So what do the unions do ordinarily? If you are in hard times today you come back in two years time - and I am sure the Member for Exploits would recognize this being a former head of the Teachers Association. If you get your knocks this time the next time you come back and give your knocks. That is what the trade union movement does quite often. If I lose today I will come back fighting harder tomorrow. But you cannot do that this time, you cannot come back this time. Because you are not allowed to gain what you lose today, you are not allowed to make up for this piece of legislation which strips public service benefits, that is in the law. The only employer in Newfoundland who can do that, the single only employer in Newfoundland who can do that is the present Government, the Government of the Province, Mr. Speaker. If Newfoundland Telephone wanted to do that they could not, if Newfoundland Light and Power wanted to do that they could not, any of the employers in private industry in this Province could not do it. Even if Newfoundland Hydro wanted to do it themselves they could not do it unless the Government of this Province does it for them. Mr. Speaker, that is not fairness and balance. That is not fair to the unions. To say that you public servant sector unions, when you come deal with me, if I do not like what you are doing, if I do not like what you are asking for, I will put you to arbitration to see if I can get a deal out of that crowd, to see if I can get an arbitrator in there who is as much right wing as I am. I will try that first and if that does not work, if the arbitrator comes back and says the demands by the public sector union that we looked at are very reasonable, and you yourselves have given one sector a certain increase and now you are trying to give another sector a different increase, but the arbitrator, an independent person who looked at that said, the public service unions have made reasonable demands and this is what I recommend to you, this is what I would like to bind this Government into giving, Mr. Speaker, this is the rational independent decision that was made. So the Premier of the Province did not agree with that one so his second last resort is to bring in Bill 16. Now, the only chance that the public servants of this Province have after he brings in Bill 16 is for the two opposition groups - or the one person plus the official Opposition - would have to debate in this House of Assembly to try to change the minds of the Government who brought in such a piece of legislation. That is the last resort. This is the court of last appeal, I guess, you could call it, for the public sector unions, without them going to the courts and spending a fortune of money. This is the last shot they have at reason prevailing before they have to start challenging this legislation. What did the Premier do in this House, Mr. Speaker? He has limited debate on the Bill. Now, how can Members opposite put up with that? Even if debate closure was not called there would be some reason, there would be some way for Members to express their concerns and there would also be ways for Members opposite to get up and support it. If you support Bill 16 do not hide away behind it. I supported the wage freezes and the two and two when I was in Government. I supported it. I got up and said I supported it and I said why. I did not have to sit in my seat like sheep with their mouths muzzled. I did not have to do that. I stood up and supported it because that was the Government and that was what I though was right. I do not believe the backbenchers in this Government think that this legislation is right. I really think they do not believe it is right. I am sure there are a couple of them over there who have doubts about it. I am sure there are a couple of fair-minded people in the backbenches who have doubts about whether this is the right approach. Mr. Speaker, the approach is what is in question. The problem exists. I think everyone knows the problem exists but the way to solve the problem is what is in question. I think there are many, many other ways to solve the problem rather than firing 3500 or putting 3500 jobs out to pasture and eliminate them, and rolling back wages, there are other approaches. One simple approach that would be very easy: on just a cursory analysis of the budget of Work, Services and Transportation, Mr. Speaker, to look at spending items that I say are optional, that you do not really have to spend all of it, Mr. Speaker, in Works, Services and Transportation on supplies alone this year, every supply that you need, tires for trucks, every supply, the Department of Works, Services and Transportation is going to spend $48 million and change on that. Now, Mr. Speaker, if they decided to reduce that by 1 per cent, it does not sound like a big lot, 1 per cent, I do not think it would take away from the great achievements that that Department is going to use this year in supplies, if you take away 1 per cent of that at an average of a $30,000 cost to the Government they could save sixteen jobs in just that one subhead in the Department of Transportation. That is an alternative. That is something that could have been considered. Purchase services is another fairly optional expenditure item. It is not like closing hospital beds or keeping hospitals open. I mean purchase service and the Department of Transportation, certainly there are necessary purchases that have to be made. But, Mr. Speaker, you are going to spend $207 million in purchase services this year. If you reduce that by .1 per cent, by one tenth of one per cent, that certainly cannot inhibit the operations of the Department of Transportation. That cannot completely demolish what good they are going to do in purchase services in the Department of Transportation. For one tenth of one per cent you could save seven $30,000 jobs. Well, Mr. Speaker, if you are talking security jobs they are cheaper than that, so you would save more security jobs, but at a cost to Government of $30,000 a job, by saving one tenth of one per cent of purchase services in transportation you could have saved seven jobs. Would that not be better than laying off and firing seven people? Would that not be more acceptable to Members opposite? It would be more acceptable to me. It would be an alternative that - I know for sure it would not be for the Minister of Finance. I know it would not be for the Minister of Finance because he hates public servants. That is why he is doing it. He has no respect whatsoever for public servants. He is the one who says public servants do not work enough. He is the professor who taught one hour a day at the university five days a week and got $60,000 for it. And you say that public servants do nothing. You taught one hour a day. That is what you worked, one hour a day. You prepared your classes twenty years ago. You have been doing the same thing for twenty years so you had no preparation time. One hour a day and you say that public servants do not do any work. That is the Minister who wanted to fire public servants.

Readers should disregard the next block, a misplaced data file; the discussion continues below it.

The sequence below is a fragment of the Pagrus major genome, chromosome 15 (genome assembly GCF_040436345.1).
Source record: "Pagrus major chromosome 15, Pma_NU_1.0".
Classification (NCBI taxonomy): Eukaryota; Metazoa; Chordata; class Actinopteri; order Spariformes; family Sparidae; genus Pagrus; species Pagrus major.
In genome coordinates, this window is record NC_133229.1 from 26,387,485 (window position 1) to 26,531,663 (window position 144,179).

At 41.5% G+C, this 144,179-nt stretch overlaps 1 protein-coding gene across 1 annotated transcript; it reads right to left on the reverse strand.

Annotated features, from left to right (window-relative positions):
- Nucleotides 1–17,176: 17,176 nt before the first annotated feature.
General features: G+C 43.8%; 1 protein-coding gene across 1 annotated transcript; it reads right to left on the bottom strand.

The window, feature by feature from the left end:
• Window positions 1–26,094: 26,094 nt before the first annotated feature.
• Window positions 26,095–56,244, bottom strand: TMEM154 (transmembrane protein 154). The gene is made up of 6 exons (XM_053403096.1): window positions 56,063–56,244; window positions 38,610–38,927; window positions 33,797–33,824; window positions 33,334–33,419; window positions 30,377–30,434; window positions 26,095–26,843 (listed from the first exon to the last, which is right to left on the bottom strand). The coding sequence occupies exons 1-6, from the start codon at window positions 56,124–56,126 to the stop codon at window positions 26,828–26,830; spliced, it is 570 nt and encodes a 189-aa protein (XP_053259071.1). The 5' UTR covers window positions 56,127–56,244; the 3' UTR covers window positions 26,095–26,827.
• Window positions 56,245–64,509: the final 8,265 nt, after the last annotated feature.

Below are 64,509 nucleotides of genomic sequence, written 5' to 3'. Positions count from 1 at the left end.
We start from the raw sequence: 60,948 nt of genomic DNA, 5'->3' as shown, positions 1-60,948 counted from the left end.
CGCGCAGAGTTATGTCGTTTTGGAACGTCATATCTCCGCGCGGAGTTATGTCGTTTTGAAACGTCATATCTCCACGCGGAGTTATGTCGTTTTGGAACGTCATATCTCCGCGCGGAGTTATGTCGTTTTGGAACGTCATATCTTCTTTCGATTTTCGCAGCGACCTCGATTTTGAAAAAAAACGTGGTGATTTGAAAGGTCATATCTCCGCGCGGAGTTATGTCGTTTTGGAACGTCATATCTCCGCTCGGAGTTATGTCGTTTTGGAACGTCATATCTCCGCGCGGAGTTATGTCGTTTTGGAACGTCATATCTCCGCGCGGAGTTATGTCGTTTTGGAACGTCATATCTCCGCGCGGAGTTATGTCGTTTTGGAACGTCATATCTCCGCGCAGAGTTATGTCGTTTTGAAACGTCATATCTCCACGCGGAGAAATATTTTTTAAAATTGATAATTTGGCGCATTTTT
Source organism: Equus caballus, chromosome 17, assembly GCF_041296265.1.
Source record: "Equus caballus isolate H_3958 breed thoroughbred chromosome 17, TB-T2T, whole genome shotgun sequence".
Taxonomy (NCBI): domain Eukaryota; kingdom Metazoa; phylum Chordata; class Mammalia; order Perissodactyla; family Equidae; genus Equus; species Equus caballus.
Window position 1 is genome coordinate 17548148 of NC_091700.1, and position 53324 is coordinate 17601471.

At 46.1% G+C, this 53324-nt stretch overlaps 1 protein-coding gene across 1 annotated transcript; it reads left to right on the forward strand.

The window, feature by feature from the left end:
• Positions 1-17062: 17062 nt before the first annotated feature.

MR. R. AYLWARD: I will keep talking, Mr. Speaker. I will keep talking as long as I can to delay this legislation.